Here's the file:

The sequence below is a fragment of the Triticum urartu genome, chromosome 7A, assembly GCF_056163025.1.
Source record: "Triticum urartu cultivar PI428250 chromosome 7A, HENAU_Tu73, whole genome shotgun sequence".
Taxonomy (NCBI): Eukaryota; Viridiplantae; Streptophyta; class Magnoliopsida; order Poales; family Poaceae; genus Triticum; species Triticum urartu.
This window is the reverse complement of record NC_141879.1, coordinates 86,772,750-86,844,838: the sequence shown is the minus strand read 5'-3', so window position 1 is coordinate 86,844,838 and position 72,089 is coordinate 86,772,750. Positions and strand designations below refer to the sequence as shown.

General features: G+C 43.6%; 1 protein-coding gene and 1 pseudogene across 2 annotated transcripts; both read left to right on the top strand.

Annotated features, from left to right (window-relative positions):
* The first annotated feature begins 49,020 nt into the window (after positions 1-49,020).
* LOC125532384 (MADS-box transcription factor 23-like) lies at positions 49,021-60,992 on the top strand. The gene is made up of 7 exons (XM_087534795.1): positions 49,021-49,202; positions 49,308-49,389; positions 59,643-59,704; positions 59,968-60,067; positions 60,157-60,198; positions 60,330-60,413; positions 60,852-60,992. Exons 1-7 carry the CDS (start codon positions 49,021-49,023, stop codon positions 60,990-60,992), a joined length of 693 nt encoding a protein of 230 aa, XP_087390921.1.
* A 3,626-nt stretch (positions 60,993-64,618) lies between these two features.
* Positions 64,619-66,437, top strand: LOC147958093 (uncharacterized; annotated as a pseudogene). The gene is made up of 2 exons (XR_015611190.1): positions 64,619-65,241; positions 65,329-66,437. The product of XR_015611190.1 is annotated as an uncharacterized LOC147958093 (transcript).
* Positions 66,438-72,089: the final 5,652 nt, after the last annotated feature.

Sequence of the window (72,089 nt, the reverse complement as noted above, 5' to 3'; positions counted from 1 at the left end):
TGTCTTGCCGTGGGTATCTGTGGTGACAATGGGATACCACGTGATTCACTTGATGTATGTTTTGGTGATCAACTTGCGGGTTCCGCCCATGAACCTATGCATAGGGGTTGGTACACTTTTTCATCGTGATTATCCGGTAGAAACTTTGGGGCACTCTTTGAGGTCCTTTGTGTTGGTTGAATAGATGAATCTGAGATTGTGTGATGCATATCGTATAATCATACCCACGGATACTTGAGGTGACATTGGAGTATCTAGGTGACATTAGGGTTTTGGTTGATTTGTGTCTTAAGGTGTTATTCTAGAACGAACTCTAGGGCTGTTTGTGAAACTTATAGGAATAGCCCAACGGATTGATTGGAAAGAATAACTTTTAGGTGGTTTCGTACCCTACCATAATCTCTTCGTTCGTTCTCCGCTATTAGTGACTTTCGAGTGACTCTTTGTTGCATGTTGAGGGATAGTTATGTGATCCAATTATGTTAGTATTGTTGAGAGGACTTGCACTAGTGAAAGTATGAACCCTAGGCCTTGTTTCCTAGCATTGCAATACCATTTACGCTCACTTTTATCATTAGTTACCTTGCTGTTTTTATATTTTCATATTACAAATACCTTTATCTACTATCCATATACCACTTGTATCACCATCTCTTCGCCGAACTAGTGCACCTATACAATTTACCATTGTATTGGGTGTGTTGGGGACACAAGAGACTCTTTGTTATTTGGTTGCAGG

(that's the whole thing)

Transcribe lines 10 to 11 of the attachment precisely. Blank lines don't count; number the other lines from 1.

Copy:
* Positions 64,619-66,437, top strand: LOC147958093 (uncharacterized; annotated as a pseudogene). The gene is made up of 2 exons (XR_015611190.1): positions 64,619-65,241; positions 65,329-66,437. The product of XR_015611190.1 is annotated as an uncharacterized LOC147958093 (transcript).
* Positions 66,438-72,089: the final 5,652 nt, after the last annotated feature.